Valentine’s Day and chocolate just go together—like spaghetti and meatballs or peanut butter and jelly—and it's pretty much all we think about on February 14. This year, we’re taking matters into our own hands (literally) and making chocolate confections from scratch—it's not as hard as you might think. Our friends at Valrhona(Opens in a new window), who know a thing or two about chocolate—they've been producing fine chocolate in a small French village since 1922—developed an easy, at-home chocolate truffle recipe for us (and you) to enjoy.
Valrhona pastry chef Sarah Tibbetts is an expert in the chocolate field (side note: a chocolate field sounds magical, right?) and walked us through the process for making chocolate truffles.
Though it may seem daunting and maybe you’ve heard horror stories, Sarah will assure you that working with chocolate isn't so difficult. It’s actually very forgiving and if you’re dealing with the sometimes-tricky technique of tempering—a process that heats the chocolate to align its crystals to make a smooth, silky consistency used for candy-making—you just have to remember you can always re-temper it.
Valrhona’s go-to truffle recipe only requires three ingredients: chocolate, honey, and heavy cream. Sarah likes to use a special 63% dark chocolate from Valrhona called Illanka chocolate(Opens in a new window), which has a creamy texture with notes of dark fruits. We'll walk you through the recipe below, or feel free to skip right to it!
First thing to know: the key to making great chocolate is emulsion. Making chocolate ganache, for example, is like making a chocolate mayonnaise: it needs to be really well-mixed so the final product is as smooth as can be. To do this, Sarah recommends melting the chocolate in a microwave (Good Tip: use these silicone measuring cups(Opens in a new window) when melting chocolate in the microwave because the honeycomb pattern dissipates heat and makes it safer to touch straight from the microwave) on full power for 20-30 second intervals. Yes, you read that right—microwave. See ya later double boiler! Using a microwave is a dry method to melting chocolate and takes out the element of water, which can ruin the chocolate (also known as seizing chocolate) by turning it into a thick paste. It also avoids burning the chocolate if your water bath gets too hot and that scary feeling that you’re really messing something up. It’s important to do short intervals in the microwave and to stir often because chocolate can burn in there too, but you have much more control.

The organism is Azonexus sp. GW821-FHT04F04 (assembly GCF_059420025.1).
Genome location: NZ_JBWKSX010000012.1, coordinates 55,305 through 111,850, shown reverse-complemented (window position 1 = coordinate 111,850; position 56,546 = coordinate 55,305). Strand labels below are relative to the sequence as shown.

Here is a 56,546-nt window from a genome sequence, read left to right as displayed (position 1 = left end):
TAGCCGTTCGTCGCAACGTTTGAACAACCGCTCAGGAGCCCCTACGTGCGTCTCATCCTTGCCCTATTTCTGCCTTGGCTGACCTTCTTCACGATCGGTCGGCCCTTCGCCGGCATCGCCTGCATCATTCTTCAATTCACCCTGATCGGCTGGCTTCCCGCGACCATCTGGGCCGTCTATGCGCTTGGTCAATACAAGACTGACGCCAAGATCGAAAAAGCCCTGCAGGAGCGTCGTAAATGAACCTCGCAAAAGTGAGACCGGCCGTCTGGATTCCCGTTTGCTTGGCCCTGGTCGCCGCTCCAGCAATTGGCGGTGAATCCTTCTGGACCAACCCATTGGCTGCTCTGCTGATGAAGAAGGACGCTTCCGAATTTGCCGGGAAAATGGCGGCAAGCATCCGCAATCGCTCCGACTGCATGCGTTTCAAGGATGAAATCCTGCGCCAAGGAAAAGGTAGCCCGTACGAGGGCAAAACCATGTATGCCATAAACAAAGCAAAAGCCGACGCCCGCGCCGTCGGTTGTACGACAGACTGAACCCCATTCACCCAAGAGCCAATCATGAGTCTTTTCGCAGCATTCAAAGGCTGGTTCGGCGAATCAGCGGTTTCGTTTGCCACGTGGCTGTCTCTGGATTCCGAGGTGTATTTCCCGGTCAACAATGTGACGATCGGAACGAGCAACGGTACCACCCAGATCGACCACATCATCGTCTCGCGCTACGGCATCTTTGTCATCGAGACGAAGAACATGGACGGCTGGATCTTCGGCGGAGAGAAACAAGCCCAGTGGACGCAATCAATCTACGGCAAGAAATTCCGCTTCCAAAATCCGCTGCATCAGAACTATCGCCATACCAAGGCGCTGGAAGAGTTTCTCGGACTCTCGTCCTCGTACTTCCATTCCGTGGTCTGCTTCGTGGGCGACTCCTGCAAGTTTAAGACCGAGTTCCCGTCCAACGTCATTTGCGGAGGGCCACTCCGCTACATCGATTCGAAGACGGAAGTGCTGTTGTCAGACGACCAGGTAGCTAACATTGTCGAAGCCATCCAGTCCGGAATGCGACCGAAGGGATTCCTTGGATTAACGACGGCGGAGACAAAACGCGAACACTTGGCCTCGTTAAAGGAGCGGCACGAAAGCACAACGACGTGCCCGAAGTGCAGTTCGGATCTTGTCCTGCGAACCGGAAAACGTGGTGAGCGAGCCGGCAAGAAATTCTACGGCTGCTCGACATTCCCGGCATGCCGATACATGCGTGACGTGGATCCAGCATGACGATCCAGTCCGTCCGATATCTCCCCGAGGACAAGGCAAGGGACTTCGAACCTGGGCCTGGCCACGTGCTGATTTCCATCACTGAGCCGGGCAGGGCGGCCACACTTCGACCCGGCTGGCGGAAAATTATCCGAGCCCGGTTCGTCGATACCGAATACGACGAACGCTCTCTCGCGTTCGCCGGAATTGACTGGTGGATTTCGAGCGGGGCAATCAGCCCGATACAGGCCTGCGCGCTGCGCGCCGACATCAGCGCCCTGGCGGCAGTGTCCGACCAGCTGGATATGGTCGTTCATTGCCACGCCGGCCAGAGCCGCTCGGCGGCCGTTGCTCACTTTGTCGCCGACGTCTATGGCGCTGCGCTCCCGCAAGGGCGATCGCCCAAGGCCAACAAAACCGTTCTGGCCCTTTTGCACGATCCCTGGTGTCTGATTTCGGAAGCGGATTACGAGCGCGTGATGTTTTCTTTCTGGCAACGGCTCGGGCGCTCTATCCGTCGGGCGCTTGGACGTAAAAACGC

Once the chocolate is melted and between 105-115ºF (which you can easily check with a digital thermometer), slowly pour the heavy cream and honey mixture over the chocolate and mix with a spatula to form a thick paste. Then slowly add more of the mixture to thin out the paste. The chocolatey/creamy mixture may look broken and separated, but that’s OK.
After adding a bit more liquid, switch to a whisk to get an elastic, shiny look. The last of the liquid is added, stabilizing the water molecules and allowing the chocolate to crystalize. If the water is not stabilized, it will evaporate, leaving you with a dry, grainy-textured ganache, and we do not want that for our truffles. Use an immersion blender to ensure the emulsion process you started by hand is complete, and you'll be left with a silky smooth ganache.
Next, the ganache has to crystalize, which it will do by sitting in a refrigerator for a minimum of four hours. Crystallizing is important because this is when the ganache firms up so it’s malleable.
Using a small cookie scoop, scoop up the hardened ganache, set it on a baking sheet and you have yourself some truffles. Feel free to coat them with cocoa powder, chopped almonds (you can use this chopper), dried fruits or sprinkles! If you want to go the extra step, coat your truffles in tempered chocolate. The truffles can be left out at room temperature for 5 days or refrigerated up to one week.
How to Guide
Active Time: 30 minutes
Toppings & Garnishes
- Chopped almonds and other nuts
- Cocoa powder
- Chocolate sprinkles
- Sea salt
- Crushed pretzels
- Freeze-dried fruits like raspberries